You can never have enough when it comes to a collection of books

I was checking my collection of books recently and realised the number does not seem to have gone up or down in recent years, and as life goes on I find books I want to read now but know I still have books to be read.

I do make good use of local charity shops to offload excess books, ones I am not likely to read again, even if I did enjoy them. I may take in 20 or so books at a time but I am just as likely to add four or five to my collection when something in the charity shop captures my attention.

It seems strange to think that when I moved into the first home of my own, a corporation flat in Basildon which I think was on the ninth floor, I had a three-shelf bookcase and my book collection did not even fill that.

Within a week I had discovered the weekly outdoor market and there I found an array of second hand books from Lenin’s Little Library to the old orange cover Penguins, fiction and non-fiction, and even hardbacks in good condition but cheap.

The stall – well it was the equivalent of three stalls – had paperbacks and hardbacks, thrillers and romances, politics and historical tomes as well, in fact just about anything you want.

My bookcase was soon full and I put up shelves in the spare room to take the overflow. By the time I left, not much more than 18 months after my arrival, I needed a packing case to take all my books.

I stored it at my parents’ place while I was on tour, along with bits of furniture etc., and a suitcase of clothes. Once life became settled, some time after I said goodbye to Harry, Toabs, Sooty, Sweep, Soo and Lawrence, the books came out of store and gradually increased as My Muse Marion is also a lover of books, just not to the same extent as me. I hate to get rid of books in case I want to read them again.

Some of the books have been to Australia with us and the collection increased during our stay. Most were left in store during the two years in the Middle East but once back in the UK they were out and on the shelves again. Luckily our home in Prestatyn had a spare room I could turn into a library/study.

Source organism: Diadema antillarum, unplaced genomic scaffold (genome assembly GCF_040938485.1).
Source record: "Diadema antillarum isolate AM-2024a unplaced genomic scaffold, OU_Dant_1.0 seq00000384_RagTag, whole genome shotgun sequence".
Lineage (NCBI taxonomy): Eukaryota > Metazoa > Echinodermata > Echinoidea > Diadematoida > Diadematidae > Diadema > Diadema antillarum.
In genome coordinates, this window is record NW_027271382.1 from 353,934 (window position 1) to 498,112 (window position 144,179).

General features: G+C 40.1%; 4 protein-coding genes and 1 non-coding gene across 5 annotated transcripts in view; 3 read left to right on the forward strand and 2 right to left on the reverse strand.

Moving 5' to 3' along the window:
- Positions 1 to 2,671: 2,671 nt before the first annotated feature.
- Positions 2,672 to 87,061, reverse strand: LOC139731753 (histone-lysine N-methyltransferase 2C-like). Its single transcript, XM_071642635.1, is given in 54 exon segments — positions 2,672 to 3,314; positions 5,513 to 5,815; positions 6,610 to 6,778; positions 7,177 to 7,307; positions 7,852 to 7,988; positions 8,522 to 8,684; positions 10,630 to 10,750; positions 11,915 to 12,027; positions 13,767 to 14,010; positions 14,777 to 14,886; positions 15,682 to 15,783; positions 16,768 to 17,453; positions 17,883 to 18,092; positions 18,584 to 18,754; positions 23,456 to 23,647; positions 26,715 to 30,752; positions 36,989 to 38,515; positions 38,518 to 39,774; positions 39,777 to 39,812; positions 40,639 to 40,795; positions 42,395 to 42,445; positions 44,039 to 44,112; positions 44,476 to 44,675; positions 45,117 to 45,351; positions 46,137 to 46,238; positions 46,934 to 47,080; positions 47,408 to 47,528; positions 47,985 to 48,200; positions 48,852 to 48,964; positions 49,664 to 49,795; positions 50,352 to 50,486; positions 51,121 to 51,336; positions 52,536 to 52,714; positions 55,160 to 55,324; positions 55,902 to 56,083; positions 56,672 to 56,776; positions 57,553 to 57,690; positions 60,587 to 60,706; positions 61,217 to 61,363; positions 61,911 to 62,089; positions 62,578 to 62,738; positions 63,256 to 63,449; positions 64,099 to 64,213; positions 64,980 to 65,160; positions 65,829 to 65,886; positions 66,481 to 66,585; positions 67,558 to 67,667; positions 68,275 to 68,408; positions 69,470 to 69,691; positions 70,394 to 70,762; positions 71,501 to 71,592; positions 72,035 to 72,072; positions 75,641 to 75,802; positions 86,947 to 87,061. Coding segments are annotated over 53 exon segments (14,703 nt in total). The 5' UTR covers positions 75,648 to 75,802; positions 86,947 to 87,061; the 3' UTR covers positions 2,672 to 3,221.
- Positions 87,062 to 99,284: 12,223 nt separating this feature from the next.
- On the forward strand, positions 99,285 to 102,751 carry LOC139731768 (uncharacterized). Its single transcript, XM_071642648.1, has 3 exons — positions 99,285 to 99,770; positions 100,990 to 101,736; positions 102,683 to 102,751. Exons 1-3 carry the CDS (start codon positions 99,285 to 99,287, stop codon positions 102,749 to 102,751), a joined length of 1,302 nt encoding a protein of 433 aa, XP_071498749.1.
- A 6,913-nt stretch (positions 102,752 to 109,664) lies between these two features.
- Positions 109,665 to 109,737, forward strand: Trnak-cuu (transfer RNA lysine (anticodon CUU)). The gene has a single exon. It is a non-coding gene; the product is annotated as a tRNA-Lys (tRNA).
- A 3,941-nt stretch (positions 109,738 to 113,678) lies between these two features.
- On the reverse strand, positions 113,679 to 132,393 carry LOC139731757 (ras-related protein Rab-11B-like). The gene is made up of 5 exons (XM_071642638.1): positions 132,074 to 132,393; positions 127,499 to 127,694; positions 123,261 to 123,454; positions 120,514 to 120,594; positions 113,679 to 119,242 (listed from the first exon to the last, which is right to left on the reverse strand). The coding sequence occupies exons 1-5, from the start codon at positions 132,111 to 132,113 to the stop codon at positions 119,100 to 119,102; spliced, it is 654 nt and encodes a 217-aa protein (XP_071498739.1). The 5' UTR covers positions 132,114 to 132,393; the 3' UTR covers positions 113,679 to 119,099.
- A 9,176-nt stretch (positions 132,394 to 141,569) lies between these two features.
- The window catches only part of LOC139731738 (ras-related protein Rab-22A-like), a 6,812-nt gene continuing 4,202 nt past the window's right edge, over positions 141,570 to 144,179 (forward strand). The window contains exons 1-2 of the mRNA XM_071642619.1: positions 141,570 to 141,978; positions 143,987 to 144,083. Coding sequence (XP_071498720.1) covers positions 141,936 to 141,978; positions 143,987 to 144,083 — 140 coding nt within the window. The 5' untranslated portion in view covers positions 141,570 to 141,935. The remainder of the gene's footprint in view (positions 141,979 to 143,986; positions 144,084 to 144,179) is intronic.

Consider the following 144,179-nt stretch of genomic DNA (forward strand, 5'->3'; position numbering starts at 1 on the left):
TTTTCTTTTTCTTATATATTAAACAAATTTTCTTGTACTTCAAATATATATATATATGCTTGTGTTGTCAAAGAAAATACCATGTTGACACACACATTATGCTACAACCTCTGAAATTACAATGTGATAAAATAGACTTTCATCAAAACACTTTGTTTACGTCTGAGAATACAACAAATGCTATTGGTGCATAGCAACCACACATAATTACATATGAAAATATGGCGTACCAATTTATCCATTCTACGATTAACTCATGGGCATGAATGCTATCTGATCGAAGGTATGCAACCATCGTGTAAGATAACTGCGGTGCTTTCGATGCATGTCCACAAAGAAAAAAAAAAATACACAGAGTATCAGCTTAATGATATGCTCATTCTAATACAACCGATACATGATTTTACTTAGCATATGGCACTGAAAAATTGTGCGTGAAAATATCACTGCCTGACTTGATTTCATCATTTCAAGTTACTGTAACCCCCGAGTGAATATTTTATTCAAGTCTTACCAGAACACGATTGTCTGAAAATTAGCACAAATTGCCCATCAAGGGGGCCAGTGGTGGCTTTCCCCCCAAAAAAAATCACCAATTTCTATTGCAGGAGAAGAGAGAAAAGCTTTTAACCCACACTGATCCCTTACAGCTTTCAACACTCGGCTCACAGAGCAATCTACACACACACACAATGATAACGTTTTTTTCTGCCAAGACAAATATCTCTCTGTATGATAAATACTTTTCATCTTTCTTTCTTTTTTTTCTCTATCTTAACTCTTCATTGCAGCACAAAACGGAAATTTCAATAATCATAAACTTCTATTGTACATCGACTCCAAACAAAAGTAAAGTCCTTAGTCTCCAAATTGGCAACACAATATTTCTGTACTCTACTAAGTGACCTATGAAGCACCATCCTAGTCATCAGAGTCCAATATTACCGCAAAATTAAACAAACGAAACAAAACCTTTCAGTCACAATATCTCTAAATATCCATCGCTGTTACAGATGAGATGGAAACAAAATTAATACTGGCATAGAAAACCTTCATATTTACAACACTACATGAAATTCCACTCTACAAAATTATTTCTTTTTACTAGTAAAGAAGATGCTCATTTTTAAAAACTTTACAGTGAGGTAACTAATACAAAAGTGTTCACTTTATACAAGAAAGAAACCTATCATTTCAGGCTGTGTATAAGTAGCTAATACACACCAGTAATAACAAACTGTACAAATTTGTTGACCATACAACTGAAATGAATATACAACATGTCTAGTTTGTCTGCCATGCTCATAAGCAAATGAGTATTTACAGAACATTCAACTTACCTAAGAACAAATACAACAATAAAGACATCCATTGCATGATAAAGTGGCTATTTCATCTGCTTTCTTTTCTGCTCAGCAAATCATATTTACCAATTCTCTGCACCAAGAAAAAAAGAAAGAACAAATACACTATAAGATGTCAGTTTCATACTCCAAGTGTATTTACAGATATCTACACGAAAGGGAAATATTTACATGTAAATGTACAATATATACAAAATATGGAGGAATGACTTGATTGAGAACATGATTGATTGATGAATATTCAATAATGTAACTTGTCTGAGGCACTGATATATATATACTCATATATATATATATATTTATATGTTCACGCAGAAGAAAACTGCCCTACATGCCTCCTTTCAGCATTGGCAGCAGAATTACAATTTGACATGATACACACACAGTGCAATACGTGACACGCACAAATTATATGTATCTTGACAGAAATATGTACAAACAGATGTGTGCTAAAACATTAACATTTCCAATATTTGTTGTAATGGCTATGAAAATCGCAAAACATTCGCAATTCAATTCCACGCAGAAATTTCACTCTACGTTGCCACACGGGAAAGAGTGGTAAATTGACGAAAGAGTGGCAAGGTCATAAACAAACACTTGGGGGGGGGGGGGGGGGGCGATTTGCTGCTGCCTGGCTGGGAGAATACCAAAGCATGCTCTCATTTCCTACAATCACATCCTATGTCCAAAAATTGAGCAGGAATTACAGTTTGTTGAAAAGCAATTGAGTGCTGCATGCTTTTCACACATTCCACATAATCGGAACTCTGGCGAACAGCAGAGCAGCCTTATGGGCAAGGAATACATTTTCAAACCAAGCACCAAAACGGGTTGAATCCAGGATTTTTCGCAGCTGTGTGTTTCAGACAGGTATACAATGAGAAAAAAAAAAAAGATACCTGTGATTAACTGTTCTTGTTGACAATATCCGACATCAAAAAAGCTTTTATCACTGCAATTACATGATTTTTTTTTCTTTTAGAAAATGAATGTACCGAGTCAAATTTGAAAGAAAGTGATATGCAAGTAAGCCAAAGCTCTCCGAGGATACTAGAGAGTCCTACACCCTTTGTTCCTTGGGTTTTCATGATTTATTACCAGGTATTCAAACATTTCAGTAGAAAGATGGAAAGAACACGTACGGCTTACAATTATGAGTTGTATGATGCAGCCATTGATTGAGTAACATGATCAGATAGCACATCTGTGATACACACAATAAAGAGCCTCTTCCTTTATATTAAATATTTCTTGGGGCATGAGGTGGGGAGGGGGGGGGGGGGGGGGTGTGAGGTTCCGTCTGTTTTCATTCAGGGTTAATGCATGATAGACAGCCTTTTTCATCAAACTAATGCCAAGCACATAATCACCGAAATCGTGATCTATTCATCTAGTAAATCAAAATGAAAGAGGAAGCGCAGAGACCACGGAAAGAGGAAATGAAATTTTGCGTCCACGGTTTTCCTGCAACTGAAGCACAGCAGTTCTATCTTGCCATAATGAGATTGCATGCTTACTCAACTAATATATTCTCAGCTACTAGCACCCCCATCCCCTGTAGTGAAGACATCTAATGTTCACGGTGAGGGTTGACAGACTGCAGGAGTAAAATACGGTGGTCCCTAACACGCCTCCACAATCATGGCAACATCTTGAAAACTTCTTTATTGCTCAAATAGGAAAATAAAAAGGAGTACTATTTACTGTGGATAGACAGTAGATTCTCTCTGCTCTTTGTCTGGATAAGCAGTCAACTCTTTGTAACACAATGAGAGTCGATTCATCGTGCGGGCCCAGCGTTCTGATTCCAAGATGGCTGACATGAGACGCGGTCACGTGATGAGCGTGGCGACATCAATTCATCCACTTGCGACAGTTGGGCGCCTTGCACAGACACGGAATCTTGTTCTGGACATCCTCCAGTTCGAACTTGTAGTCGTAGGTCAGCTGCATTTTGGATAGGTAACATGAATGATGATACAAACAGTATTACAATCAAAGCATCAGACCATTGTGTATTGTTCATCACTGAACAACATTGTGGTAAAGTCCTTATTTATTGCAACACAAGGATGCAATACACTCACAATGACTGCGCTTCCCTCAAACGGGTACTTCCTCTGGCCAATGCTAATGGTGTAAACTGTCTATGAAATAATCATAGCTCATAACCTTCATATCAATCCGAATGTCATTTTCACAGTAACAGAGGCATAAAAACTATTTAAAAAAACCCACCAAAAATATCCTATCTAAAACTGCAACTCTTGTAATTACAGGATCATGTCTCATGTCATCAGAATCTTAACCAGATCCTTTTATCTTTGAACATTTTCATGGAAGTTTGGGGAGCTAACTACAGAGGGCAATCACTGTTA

Nowadays the majority of my books are in the loft but I do know precisely where they are, well as near as damn it.

For instance I recently went up to the loft to put the Camillieri (Montalbano) books into store until I am ready to read them again. In return I brought down some of my family history books to remind me of bits I might have forgotten about during my research break.

I also have a full set of Walter Scott’s Waverley novels, my edition having been published late 19th early 20th century. These will have to wait for a while because I have to tuck into a similar set of Dickens’ works which I intend reading over the next year as soon as I decide which one to start with. I am debating on a choice between A Tale of Two Cities, Hard Times or The Pickwick Papers. I will let you know how it goes.

I have plenty of choice of other authors if I want to take a short break in my Charles Dickens marathon.

Published by Robin

I'm a retired journalist who still has stories to tell. This seems to be a good place to tell them.

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